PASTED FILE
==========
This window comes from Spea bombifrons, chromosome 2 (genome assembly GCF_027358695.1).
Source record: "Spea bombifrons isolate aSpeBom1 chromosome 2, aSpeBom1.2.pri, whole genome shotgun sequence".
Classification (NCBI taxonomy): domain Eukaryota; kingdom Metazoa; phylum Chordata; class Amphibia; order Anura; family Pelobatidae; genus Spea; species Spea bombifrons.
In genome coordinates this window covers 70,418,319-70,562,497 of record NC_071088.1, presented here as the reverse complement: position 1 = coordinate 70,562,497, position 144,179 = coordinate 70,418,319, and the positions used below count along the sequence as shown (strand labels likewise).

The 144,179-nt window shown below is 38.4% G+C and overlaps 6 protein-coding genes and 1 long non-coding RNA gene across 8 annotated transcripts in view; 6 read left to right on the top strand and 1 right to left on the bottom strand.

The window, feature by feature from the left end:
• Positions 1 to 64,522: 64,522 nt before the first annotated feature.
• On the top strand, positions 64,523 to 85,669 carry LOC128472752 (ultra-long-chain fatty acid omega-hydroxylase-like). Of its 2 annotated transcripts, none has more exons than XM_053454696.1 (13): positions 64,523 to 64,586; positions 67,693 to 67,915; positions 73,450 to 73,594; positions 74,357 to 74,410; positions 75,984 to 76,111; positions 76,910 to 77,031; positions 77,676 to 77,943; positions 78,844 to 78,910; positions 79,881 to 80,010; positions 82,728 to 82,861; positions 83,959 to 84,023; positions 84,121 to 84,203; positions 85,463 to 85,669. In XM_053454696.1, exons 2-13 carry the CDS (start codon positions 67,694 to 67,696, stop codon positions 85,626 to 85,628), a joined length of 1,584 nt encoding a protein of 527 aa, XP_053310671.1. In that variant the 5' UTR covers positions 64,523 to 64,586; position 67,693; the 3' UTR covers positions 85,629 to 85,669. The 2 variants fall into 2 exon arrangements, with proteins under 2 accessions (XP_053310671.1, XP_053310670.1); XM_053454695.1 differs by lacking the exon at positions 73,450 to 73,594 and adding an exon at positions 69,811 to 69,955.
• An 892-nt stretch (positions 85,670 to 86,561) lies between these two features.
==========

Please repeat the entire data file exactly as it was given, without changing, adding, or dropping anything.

This window comes from Spea bombifrons, chromosome 2 (genome assembly GCF_027358695.1).
Source record: "Spea bombifrons isolate aSpeBom1 chromosome 2, aSpeBom1.2.pri, whole genome shotgun sequence".
Classification (NCBI taxonomy): domain Eukaryota; kingdom Metazoa; phylum Chordata; class Amphibia; order Anura; family Pelobatidae; genus Spea; species Spea bombifrons.
In genome coordinates this window covers 70,418,319-70,562,497 of record NC_071088.1, presented here as the reverse complement: position 1 = coordinate 70,562,497, position 144,179 = coordinate 70,418,319, and the positions used below count along the sequence as shown (strand labels likewise).

The 144,179-nt window shown below is 38.4% G+C and overlaps 6 protein-coding genes and 1 long non-coding RNA gene across 8 annotated transcripts in view; 6 read left to right on the top strand and 1 right to left on the bottom strand.

The window, feature by feature from the left end:
• Positions 1 to 64,522: 64,522 nt before the first annotated feature.
• On the top strand, positions 64,523 to 85,669 carry LOC128472752 (ultra-long-chain fatty acid omega-hydroxylase-like). Of its 2 annotated transcripts, none has more exons than XM_053454696.1 (13): positions 64,523 to 64,586; positions 67,693 to 67,915; positions 73,450 to 73,594; positions 74,357 to 74,410; positions 75,984 to 76,111; positions 76,910 to 77,031; positions 77,676 to 77,943; positions 78,844 to 78,910; positions 79,881 to 80,010; positions 82,728 to 82,861; positions 83,959 to 84,023; positions 84,121 to 84,203; positions 85,463 to 85,669. In XM_053454696.1, exons 2-13 carry the CDS (start codon positions 67,694 to 67,696, stop codon positions 85,626 to 85,628), a joined length of 1,584 nt encoding a protein of 527 aa, XP_053310671.1. In that variant the 5' UTR covers positions 64,523 to 64,586; position 67,693; the 3' UTR covers positions 85,629 to 85,669. The 2 variants fall into 2 exon arrangements, with proteins under 2 accessions (XP_053310671.1, XP_053310670.1); XM_053454695.1 differs by lacking the exon at positions 73,450 to 73,594 and adding an exon at positions 69,811 to 69,955.
• An 892-nt stretch (positions 85,670 to 86,561) lies between these two features.